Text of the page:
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Who is a carer

You're an unpaid carer if you help a family member, friend or neighbour who needs it. 

They may need care if they: 

  • are disabled
  • have a mental health condition
  • are ill, including terminally ill
  • have an addiction 
  • are older

You can be an unpaid carer even if:

  • you do not live with them
  • you're not related to them
  • you're caring short term or only some of the time
  • they do not get support from the council

What caring means

Care means giving help and support in the way a person needs it, such as:

  • cooking, cleaning or shopping
  • helping them get around
  • emotional support
  • washing, dressing or helping them go to the toilet
  • translating, managing their money or helping to apply for benefits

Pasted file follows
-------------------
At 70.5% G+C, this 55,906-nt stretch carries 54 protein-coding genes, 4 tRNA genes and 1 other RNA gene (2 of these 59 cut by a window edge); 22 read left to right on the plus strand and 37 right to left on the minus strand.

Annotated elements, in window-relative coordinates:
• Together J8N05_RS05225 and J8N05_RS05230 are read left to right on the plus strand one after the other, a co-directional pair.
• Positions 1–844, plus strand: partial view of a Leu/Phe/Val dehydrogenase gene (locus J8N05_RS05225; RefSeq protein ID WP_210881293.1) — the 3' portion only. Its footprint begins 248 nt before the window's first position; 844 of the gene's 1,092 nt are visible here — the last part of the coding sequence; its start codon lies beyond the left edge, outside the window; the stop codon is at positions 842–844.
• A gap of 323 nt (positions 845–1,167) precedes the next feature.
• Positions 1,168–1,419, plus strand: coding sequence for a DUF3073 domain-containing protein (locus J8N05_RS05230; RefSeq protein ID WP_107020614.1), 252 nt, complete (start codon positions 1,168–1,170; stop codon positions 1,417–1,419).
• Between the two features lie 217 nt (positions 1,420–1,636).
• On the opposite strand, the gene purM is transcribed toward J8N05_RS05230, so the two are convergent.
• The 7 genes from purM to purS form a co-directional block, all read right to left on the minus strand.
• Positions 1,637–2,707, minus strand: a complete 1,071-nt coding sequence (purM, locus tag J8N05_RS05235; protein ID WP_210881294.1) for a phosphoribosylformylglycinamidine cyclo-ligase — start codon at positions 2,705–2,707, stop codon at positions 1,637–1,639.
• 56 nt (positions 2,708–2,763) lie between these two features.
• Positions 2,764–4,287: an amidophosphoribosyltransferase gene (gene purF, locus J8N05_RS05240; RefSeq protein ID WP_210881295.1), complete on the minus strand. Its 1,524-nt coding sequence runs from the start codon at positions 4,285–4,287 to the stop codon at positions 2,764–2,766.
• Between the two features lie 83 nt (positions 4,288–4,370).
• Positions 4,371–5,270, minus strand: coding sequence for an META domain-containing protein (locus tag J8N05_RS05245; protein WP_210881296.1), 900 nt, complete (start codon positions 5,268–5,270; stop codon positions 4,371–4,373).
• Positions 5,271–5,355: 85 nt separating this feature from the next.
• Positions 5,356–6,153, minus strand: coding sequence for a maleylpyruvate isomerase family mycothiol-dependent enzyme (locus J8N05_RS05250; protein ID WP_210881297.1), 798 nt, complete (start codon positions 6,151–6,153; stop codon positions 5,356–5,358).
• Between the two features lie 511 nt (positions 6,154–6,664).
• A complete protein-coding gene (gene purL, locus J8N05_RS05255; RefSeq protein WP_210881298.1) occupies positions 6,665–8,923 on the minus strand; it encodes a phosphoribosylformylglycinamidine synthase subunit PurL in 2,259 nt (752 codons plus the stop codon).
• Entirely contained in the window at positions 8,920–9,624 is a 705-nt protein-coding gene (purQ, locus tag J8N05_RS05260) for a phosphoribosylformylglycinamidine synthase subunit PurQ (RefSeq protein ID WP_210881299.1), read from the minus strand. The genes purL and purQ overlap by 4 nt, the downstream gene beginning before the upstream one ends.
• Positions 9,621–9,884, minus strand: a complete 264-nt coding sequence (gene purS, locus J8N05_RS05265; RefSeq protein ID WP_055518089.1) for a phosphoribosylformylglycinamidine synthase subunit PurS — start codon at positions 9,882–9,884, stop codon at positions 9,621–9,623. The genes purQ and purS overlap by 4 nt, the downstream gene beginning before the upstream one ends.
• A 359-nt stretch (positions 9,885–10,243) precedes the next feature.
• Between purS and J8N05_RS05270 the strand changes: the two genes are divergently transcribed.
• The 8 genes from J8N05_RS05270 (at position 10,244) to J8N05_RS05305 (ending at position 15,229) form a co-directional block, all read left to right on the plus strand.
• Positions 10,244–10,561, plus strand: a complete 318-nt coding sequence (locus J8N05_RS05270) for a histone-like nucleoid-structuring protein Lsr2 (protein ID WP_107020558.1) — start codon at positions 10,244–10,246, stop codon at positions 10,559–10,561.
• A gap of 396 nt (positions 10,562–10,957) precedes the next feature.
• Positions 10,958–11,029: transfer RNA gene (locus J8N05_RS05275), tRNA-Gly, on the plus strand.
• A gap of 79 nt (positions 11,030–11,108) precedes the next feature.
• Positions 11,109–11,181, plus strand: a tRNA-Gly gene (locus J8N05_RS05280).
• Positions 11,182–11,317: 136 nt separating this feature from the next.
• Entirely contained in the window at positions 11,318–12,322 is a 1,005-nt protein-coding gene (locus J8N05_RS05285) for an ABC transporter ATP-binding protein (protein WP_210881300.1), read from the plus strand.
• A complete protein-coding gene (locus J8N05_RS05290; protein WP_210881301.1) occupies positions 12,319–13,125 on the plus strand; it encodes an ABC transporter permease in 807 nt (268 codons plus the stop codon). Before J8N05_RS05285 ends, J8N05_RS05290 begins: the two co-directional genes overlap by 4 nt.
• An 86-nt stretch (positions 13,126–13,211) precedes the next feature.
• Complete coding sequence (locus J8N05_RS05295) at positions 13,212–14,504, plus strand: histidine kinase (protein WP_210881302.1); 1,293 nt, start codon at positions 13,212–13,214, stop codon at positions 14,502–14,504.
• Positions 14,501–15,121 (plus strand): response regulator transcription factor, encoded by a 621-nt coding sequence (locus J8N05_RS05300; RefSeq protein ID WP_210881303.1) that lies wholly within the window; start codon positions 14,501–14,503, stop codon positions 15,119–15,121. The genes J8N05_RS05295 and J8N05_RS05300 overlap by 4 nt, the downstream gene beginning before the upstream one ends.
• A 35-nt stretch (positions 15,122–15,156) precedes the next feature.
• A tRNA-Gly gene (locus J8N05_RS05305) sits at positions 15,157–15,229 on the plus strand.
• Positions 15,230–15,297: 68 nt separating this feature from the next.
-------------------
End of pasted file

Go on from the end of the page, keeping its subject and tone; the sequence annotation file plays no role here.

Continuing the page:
• managing medication or arranging appointments

You may do all these things or only some of them.

You can be providing care as often as they need it, for example once a week or up to 24 hours a day. 

Young carers 

You're a young carer if you provide care and you're either:

  • under 18
  • 18 and still at school

There's extra support for young carers

Who is not an unpaid carer

You're not an unpaid carer if you're providing care as a professional care worker or through a volunteering scheme or charity.

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